Rural Ugandan school among prize winners in World’s Best School competition

Five schools across the globe have been declared the best in categories including environmental action, innovation and community collaboration

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A school in Uganda that started in two rooms after civil war and a public school in Chile which teaches underprivileged children are among the five winners of the $250,000 World’s Best School Prize announced on Wednesday.

T4 Education, a platform for educators and schools, announced the winners during an online ceremony.

The $250,000 prize will be shared equally among the five schools, with each receiving an award of $50,000.

Schools were awarded across five different categories including environmental action, innovation, community collaboration, supporting pupils' health, and overcoming adversity.

Project Shelter Wakadogo in Uganda, which was founded in 2009 in the aftermath of two decades of civil war, won the World’s Best School Prize for overcoming adversity.

Located in a remote village in Gulu, northern Uganda, the school has flourished from a school with only two classrooms to educating more than 450 pupils, with one of the highest pupil retention rates in the country.

Dunoon Grammar School in Scotland was named the winner of the World’s Best School Prize for community collaboration. The school works to ensure pupils reach their destinations post-school and connects them to work placements, while developing their entrepreneurial skills.

Curie Metropolitan High School in Chicago was named the winner for supporting healthy lives. It offers integrated health services and programmes to ensure pupils are healthy, safe, engaged and supported.

Bonuan Buquig National High School in the Philippines won the prize for environmental action. The school took action to replant lost mangroves to reverse the environmental devastation affecting its pupils, as most of them live near fish ponds and coastal areas.

Escuela Emilia Lascar in Chile won the prize for innovation, as it overcame the challenges of the pandemic by using the power of TV to help pupils focus on their studies.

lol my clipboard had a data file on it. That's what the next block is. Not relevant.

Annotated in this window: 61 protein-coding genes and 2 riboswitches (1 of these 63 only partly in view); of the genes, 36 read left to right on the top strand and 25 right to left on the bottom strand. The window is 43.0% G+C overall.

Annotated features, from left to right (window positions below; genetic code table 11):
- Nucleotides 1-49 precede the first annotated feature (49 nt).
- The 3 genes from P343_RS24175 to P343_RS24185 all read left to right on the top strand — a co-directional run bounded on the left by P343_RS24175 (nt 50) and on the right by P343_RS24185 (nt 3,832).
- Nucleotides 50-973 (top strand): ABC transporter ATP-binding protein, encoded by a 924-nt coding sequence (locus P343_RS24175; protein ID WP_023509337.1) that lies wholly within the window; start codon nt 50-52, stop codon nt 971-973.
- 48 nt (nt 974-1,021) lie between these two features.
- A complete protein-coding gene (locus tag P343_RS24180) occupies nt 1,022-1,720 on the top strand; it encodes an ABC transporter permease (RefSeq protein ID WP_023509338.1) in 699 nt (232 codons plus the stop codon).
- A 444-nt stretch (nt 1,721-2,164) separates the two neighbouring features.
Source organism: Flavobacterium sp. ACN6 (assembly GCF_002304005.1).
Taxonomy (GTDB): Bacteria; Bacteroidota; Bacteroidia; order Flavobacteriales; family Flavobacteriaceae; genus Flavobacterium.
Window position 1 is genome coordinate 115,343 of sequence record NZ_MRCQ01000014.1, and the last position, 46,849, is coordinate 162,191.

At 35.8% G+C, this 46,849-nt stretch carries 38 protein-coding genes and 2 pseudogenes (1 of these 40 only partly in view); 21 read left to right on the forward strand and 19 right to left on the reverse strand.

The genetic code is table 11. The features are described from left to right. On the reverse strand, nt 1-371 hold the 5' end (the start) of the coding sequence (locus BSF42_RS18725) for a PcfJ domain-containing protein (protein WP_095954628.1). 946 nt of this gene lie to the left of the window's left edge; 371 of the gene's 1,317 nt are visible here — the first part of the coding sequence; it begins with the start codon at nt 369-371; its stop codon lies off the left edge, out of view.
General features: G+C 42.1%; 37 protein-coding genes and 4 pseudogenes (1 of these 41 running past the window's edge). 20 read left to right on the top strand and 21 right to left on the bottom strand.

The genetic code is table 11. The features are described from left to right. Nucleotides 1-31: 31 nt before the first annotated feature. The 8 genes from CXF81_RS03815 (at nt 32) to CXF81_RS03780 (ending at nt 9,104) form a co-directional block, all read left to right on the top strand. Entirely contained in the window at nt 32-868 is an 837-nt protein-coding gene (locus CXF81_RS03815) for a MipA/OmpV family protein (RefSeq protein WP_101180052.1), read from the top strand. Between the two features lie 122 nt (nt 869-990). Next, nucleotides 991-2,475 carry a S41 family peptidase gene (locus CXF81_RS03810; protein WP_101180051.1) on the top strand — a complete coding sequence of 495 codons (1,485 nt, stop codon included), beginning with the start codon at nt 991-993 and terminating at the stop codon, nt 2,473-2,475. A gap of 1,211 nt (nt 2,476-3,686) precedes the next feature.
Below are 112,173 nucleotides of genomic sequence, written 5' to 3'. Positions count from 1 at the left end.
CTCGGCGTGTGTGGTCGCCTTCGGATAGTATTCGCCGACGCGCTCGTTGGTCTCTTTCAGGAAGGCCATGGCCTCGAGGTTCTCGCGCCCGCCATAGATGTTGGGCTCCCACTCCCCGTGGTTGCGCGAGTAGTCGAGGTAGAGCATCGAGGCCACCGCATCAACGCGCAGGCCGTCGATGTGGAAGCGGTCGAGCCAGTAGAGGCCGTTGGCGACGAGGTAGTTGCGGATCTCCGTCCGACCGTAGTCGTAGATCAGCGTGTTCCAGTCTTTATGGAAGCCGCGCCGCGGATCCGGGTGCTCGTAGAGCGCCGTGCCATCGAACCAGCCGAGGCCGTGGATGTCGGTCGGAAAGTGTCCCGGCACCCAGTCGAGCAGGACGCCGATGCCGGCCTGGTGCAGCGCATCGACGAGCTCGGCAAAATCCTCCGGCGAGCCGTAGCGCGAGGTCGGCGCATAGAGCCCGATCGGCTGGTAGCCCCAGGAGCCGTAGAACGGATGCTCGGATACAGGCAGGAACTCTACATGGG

Vikas Pota, founder of T4 Education and the World’s Best School Prizes, said the competition was created to acknowledge the work and expertise of “trailblazing schools from every corner of the globe so that leaders can learn from their incredible stories”.

“Far too many children will continue to be left behind after Covid unless governments take urgent action to tackle the education crisis,” he said.

“As a first step, they must turn to the knowledge and experience contained within our schools because those on the front lines of education know better than anyone else the change we need to see.”

The awards aim to share the best practices of schools that are transforming the lives of pupils.

UAE schools shortlisted

Two UAE schools were shortlisted for the World’s Best School Prizes earlier this year.

Gems Legacy School in Dubai was named in the top 10 shortlist for environmental action, while Shining Star International School in Abu Dhabi was named in the top 10 shortlist for innovation.

All the schools shortlisted across the five prizes, including the two UAE schools, will showcase their expertise in tool kits on the new T4 Communities app launched this week.

The winners were chosen by a panel of judges which included academics, educators, members of non-governmental organisations, government, civil society, the private sector, and entrepreneurs.

Judges were informed by a public advisory vote in which nearly 50,000 people from around the world voted for their favourite schools.

Updated: October 19, 2022, 11:00 AM